eight days; the average being seven days. And this is a very interesting fact when we bear in mind the conclusion to which the inquiries of the Dutch meteorologists, and, more lately, those of the Scottish Meteorological Society, appear to tend, namely, that the shoals prefer water of about 55°. At 50° Fahr., the period of incubation is lengthened to eleven days; at 46° to fifteen days; and at 38° it lasts forty days. As the Forth is usually tolerably cool in the month of March, it is probable that Professor Allman's estimate comes very near the truth for the particular case which he investigated.
The young, when they emerge from the egg, are from one fifth to one third of an inch in length, and so extremely unlike the adult herring that they may properly be termed larvæ. They have enormous eyes, and an exceedingly slender body, with a yelk-bag protruding from its fore-part. The skeleton is in a very rudimentary condition; there are no ventral fins; and, instead of separate dorsal, caudal, and anal fins, there is one continuous fin, extending from the head along the back, round the tail and then forward to the yelk-bag. The intestine is a simple tube, ciliated internally; there is no air-bladder, and no branchiæ are yet developed. The heart is a mere contractile vessel, and the blood is a clear fluid without corpuscles. At first the larvae do not feed, but merely grow at the expense of the yelk, which gradually diminishes.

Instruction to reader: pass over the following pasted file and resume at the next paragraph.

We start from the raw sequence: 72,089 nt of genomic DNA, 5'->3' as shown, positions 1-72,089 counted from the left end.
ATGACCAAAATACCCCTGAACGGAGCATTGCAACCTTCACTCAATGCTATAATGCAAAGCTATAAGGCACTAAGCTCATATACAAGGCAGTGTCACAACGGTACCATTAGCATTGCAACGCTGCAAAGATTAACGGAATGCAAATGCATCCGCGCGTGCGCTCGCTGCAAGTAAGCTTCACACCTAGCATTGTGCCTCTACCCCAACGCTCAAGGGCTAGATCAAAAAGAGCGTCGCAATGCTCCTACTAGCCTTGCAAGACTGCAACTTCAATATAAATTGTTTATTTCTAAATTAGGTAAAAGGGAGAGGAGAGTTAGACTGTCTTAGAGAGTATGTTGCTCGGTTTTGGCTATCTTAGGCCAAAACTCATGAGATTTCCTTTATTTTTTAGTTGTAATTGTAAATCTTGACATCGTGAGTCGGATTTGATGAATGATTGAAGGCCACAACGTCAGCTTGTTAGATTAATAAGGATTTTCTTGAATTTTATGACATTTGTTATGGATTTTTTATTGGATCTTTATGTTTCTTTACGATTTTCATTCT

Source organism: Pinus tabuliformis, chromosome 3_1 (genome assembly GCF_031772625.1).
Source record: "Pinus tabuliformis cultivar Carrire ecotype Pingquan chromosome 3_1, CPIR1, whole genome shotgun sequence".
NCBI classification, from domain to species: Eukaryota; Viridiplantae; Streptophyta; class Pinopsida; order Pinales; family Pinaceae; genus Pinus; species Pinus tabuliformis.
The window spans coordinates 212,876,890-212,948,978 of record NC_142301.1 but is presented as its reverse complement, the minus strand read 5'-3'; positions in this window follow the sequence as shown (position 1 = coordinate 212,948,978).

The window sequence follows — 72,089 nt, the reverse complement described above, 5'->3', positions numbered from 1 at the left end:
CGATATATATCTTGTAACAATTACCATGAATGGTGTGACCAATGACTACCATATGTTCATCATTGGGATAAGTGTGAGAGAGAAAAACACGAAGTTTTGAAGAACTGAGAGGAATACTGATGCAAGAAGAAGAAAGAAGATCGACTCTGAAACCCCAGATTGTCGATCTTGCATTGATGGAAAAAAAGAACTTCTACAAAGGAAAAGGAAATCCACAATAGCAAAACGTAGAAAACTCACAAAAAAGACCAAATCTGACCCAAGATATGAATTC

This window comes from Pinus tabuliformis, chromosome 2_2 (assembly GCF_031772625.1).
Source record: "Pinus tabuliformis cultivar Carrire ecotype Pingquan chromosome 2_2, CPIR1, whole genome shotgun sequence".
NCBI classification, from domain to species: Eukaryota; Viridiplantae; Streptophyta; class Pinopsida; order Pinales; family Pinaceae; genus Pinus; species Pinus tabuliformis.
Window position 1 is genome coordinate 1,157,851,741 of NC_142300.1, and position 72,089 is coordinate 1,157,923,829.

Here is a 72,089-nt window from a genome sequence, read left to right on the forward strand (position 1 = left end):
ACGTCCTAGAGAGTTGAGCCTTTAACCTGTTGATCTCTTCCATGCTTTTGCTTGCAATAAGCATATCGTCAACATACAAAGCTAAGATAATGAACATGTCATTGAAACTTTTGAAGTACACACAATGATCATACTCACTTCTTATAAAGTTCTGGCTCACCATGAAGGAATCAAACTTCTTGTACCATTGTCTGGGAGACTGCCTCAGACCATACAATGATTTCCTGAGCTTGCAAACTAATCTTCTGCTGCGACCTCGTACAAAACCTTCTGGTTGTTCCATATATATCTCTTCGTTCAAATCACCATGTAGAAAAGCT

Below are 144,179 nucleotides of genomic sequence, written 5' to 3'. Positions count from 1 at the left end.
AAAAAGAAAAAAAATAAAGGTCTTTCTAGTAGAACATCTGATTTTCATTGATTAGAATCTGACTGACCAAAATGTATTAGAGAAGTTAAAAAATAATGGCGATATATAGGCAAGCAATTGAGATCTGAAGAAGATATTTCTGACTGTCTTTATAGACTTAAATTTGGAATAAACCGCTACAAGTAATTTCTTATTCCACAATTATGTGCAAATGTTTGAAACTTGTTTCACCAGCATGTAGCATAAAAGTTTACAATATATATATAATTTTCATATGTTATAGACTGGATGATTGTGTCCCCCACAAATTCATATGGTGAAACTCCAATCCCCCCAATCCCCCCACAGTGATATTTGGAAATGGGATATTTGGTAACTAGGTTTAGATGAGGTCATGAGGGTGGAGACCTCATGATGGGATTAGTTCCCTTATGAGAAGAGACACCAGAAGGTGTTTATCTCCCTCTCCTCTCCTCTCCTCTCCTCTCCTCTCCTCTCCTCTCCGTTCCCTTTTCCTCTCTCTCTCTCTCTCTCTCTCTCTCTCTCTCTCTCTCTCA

Within three or four days after hatching, the length has increased by about half the original dimensions, the yelk has disappeared, the cartilaginous skeleton appears, and the heart becomes divided into its chambers; but the young fish attains nearly double its first length before blood-corpuscles are visible.
By the time the larva is two thirds of an inch long (a length which it attains one month after hatching), the primitive median fin is separated into dorsal, caudal, and anal divisions, but the ventral fins have not appeared. About this period the young animal begins to feed on small Crustacea; and it grows so rapidly that, at two months, it is one and a quarter inch long, and, at three months, has attained a length of about two inches.
Nearly up to this stage, the elongated, scaleless little fish retains its larval proportions; but, in the latter part of the third month, the body rapidly deepens, the scales begins to appear, and the larva passes into the "imago" state—that is, assumes the forms and proportions of the adult, though it is not more than two inches long. After this, it goes on growing at the same rate (eleven millimetres, or nearly half an inch) per month, so that, at six months old, it is as large as a moderate-sized sprat.
The well-known "whitebait" of the Thames consists, so far as I have seen, almost exclusively of herrings, under six months old, and as the average size of whitebait increases, from March and April onward, until they become suspiciously like sprats in the late summer, it may